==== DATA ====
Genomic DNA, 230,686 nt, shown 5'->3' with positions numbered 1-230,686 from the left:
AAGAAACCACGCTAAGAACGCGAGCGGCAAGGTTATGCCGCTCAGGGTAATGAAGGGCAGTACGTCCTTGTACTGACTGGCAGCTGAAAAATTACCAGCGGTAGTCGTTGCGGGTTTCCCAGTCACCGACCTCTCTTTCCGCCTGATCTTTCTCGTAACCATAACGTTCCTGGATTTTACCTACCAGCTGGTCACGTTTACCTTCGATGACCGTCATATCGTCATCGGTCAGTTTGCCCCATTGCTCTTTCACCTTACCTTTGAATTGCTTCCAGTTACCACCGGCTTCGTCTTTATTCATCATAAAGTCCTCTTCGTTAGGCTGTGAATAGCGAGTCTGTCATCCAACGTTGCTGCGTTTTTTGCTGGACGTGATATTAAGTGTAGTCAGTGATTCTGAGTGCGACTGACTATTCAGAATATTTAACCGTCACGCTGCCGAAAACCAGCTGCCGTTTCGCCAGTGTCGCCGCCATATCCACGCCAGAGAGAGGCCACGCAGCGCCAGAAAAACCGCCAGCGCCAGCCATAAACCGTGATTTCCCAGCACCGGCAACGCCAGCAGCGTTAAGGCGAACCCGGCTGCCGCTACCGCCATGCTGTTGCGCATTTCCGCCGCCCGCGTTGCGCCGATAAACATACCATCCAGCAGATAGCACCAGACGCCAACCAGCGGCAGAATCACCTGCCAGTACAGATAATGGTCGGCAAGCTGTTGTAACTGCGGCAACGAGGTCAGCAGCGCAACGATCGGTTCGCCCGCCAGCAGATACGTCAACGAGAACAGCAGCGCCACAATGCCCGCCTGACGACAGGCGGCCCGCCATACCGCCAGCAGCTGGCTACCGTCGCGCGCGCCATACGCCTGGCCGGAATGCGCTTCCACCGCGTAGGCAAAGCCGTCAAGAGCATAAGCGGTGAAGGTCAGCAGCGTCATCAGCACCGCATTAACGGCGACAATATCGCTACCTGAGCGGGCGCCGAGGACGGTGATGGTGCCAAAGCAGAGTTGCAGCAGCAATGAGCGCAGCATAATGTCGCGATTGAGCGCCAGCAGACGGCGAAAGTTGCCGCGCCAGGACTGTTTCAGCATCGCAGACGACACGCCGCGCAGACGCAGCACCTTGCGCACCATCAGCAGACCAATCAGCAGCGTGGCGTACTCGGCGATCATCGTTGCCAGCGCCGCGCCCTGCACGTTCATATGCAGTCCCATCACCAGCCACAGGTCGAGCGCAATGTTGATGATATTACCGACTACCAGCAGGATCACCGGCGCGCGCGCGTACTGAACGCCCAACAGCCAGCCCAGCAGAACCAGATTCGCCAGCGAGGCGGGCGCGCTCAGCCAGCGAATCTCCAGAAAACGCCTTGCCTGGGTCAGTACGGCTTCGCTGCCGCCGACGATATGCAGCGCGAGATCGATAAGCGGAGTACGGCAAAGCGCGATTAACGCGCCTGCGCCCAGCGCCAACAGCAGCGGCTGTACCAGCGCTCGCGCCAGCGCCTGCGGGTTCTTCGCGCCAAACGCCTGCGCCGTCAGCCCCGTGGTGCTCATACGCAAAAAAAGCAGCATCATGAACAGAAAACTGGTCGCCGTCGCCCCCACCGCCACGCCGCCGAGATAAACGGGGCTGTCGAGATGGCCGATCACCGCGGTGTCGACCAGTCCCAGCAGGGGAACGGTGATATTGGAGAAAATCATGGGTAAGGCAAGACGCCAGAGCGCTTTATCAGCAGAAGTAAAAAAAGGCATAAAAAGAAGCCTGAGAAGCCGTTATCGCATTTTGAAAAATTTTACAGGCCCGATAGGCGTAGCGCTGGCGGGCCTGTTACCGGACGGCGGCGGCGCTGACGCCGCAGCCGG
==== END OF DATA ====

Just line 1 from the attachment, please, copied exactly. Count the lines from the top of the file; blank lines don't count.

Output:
Genomic DNA, 230,686 nt, shown 5'->3' with positions numbered 1-230,686 from the left: